22nd August 2019


Norfolk and Suffolk Broads - Windmill

East Anglia

The counties of East Anglia are:
Norfolk, Suffolk, and parts of the counties of Cambridgeshire and Essex.

The historic county of Huntingdonshire is now part and an administrative district of Cambridgeshire.

East Anglia is the easternmost traditional region of England, and one of the historical kingdoms into which England was divided.
The area, associated with the romantic painter John Constable's life and his landscapes, is predominantly flat.
Constable was born here and portrayed his native Suffolk scenery.
The landscape is constellated with windmills, ditches, canals, bogs.
Both the rural architecture and the scenery are evocative of Holland, although there are times when they remind me of Normandy which, on the other side of the English Channel, is to me somehow the East Anglia equivalent in France.

The Norfolk and Suffolk Broads is a unique area of water, grazing marshes, fen and woodland, and home to some of the rarest plants and creatures in the UK. It is Britain's largest protected wetland, having similar status to a national park.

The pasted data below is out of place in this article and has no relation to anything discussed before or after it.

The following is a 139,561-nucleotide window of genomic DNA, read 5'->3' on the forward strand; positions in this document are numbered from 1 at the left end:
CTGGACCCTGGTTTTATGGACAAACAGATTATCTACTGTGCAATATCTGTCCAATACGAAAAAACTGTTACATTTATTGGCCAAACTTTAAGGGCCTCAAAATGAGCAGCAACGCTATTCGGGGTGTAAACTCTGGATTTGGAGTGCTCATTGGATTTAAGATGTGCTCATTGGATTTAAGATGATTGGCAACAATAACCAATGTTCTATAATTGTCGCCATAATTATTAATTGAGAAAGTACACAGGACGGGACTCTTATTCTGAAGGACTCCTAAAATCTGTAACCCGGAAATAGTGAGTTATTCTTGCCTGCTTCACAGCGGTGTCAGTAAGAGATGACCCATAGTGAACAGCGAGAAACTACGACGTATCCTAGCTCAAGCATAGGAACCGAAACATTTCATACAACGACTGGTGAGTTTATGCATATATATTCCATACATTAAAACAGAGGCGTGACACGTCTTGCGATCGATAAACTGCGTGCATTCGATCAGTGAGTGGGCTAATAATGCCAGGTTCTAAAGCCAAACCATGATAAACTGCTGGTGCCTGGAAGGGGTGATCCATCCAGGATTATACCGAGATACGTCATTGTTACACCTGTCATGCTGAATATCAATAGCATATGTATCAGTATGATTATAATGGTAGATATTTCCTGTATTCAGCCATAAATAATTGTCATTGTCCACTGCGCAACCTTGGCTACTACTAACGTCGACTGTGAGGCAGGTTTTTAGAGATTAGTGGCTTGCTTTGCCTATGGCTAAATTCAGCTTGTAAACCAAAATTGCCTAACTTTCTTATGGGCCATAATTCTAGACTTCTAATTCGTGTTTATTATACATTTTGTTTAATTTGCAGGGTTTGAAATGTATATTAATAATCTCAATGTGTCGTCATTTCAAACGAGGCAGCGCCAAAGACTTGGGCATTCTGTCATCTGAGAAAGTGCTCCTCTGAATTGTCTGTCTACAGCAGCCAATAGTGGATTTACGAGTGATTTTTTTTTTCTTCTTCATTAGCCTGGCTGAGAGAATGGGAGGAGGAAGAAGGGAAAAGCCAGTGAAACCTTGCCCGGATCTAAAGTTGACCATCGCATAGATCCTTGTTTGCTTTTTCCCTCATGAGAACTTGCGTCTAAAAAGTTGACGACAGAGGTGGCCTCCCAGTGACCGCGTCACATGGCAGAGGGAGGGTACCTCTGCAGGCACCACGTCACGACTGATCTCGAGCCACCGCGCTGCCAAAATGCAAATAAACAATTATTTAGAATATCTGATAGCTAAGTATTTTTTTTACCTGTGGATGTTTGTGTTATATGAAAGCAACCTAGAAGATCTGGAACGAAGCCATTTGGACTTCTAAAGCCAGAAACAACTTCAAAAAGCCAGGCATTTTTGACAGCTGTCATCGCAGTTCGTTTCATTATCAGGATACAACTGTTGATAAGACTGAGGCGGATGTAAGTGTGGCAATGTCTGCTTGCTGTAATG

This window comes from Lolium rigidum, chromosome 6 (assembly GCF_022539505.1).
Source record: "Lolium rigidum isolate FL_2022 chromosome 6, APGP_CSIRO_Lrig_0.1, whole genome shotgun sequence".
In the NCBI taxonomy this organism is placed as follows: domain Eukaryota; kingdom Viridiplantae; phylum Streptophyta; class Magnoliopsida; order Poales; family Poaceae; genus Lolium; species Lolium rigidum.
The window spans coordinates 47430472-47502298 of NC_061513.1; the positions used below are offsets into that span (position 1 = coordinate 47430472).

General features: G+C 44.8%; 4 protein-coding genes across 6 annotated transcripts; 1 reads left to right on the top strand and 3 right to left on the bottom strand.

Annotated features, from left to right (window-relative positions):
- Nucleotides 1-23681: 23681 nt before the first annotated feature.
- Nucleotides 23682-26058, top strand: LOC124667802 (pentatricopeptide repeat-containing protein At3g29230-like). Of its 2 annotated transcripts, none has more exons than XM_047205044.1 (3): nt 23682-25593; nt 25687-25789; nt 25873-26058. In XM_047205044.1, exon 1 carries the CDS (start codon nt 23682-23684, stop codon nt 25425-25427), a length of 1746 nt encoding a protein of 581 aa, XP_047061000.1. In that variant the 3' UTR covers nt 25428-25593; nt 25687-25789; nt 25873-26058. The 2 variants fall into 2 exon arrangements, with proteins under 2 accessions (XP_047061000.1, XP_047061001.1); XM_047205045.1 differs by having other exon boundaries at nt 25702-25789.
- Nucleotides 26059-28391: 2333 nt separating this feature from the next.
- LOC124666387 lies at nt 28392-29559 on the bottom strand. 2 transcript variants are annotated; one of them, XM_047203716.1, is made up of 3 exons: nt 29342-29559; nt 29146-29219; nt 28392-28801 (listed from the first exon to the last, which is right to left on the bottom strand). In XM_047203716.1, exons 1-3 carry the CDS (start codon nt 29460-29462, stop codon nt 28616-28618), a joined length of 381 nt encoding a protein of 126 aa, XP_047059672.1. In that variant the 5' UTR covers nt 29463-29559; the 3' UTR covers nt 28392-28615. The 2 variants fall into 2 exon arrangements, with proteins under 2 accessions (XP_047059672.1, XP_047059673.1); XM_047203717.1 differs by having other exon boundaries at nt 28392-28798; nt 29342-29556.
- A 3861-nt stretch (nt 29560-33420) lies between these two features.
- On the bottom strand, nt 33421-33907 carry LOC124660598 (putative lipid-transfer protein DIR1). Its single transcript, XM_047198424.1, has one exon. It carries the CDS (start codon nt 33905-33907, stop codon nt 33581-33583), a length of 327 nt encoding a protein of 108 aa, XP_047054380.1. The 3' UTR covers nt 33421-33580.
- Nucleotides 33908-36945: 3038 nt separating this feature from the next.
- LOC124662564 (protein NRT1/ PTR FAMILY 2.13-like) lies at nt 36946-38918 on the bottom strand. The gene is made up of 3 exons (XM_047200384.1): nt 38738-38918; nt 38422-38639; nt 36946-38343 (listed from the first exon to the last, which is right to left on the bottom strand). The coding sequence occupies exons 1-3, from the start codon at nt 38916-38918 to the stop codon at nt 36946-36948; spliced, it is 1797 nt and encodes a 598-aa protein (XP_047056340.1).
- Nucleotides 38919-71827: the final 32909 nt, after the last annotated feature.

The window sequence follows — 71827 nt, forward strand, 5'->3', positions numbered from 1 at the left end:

The East Anglia area is low and undulating and almost entirely covered with glacial deposits. The valleys are shallow, and most are occupied by rivers that drain into the North Sea. The area's regional unity depends as much on history as on physiography. It has been settled for thousands of years. Colchester, the oldest recorded town in England, was important in pre-Roman and Roman times. East Anglia was one of the kingdoms of Anglo-Saxon England, consisting of the north people (Norfolk), the south people (Suffolk), and adjacent communities. During the medieval period Norwich was the major weaving town in England. The modern economy of East Anglia is maintly agricultural. Barley is the major crop, and market gardening is also well developed. Along the coast are many holiday resorts. Light industry has developed in most towns.